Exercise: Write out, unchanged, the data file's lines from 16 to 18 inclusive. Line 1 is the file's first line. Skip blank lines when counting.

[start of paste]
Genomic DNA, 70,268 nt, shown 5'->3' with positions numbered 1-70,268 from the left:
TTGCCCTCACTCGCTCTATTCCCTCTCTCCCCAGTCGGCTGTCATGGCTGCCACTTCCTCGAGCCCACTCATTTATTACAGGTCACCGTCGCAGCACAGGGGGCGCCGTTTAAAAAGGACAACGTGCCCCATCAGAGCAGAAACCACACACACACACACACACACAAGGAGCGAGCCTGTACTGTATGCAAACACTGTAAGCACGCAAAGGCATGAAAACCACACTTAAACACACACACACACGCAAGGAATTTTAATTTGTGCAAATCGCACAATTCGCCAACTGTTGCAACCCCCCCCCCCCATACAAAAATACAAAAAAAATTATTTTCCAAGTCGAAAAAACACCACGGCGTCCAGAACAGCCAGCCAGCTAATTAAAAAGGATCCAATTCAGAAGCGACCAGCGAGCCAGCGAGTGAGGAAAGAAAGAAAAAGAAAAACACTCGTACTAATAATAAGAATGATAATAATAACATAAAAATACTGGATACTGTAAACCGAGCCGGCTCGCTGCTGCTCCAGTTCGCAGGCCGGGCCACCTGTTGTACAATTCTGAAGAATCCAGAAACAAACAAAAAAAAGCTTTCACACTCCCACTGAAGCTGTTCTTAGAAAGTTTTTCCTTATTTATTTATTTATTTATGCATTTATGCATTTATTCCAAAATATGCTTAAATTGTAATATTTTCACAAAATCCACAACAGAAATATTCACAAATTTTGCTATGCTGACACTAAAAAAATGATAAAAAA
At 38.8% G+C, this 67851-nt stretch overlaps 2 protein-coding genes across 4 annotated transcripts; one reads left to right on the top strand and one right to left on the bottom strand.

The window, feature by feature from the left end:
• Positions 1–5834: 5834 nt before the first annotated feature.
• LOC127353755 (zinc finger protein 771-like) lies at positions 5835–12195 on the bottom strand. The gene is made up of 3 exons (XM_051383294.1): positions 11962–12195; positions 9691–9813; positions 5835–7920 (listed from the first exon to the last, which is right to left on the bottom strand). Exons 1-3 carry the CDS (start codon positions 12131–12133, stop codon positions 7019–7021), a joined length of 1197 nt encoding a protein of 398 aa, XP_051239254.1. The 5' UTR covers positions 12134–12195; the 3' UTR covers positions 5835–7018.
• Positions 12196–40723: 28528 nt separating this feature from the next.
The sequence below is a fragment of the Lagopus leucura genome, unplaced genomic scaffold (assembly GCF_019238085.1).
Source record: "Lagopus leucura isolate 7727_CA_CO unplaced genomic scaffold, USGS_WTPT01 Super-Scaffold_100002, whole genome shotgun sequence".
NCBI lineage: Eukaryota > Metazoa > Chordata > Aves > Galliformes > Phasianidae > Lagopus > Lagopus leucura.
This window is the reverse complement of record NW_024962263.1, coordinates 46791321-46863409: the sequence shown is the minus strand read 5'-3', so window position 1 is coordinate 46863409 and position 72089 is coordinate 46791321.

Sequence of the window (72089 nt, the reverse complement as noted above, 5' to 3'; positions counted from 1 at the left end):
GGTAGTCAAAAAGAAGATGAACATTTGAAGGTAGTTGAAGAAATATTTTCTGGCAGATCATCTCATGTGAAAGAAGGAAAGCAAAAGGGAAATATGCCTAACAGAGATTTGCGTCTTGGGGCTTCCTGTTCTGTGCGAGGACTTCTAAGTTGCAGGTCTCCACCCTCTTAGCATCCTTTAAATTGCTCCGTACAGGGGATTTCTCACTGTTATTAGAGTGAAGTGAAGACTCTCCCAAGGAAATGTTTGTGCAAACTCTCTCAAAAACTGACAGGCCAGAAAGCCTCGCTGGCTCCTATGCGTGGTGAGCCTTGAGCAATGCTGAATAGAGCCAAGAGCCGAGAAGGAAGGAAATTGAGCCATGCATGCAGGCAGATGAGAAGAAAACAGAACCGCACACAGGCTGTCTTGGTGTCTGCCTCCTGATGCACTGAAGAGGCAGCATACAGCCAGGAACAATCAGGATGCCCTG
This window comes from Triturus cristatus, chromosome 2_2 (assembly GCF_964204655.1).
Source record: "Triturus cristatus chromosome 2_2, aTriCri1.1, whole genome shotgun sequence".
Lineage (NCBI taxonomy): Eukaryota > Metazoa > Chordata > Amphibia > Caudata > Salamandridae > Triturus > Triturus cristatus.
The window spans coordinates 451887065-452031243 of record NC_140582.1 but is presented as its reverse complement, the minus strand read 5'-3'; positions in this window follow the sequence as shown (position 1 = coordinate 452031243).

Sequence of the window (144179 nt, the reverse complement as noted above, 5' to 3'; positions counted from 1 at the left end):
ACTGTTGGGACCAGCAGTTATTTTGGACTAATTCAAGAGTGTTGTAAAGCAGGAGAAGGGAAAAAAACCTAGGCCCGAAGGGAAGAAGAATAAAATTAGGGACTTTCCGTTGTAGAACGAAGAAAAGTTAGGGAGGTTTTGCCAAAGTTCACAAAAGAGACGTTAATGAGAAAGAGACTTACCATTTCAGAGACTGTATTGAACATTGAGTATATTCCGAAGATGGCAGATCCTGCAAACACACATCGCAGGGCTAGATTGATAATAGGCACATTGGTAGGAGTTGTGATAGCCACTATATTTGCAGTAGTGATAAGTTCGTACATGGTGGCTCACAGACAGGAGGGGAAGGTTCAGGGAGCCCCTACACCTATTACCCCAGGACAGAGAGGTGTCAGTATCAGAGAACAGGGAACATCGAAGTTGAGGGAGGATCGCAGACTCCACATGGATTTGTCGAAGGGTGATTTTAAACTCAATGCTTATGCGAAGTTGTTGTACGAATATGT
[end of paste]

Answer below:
Lineage (NCBI taxonomy): Eukaryota > Metazoa > Chordata > Amphibia > Caudata > Salamandridae > Triturus > Triturus cristatus.
The window spans coordinates 451887065-452031243 of record NC_140582.1 but is presented as its reverse complement, the minus strand read 5'-3'; positions in this window follow the sequence as shown (position 1 = coordinate 452031243).

Sequence of the window (144179 nt, the reverse complement as noted above, 5' to 3'; positions counted from 1 at the left end):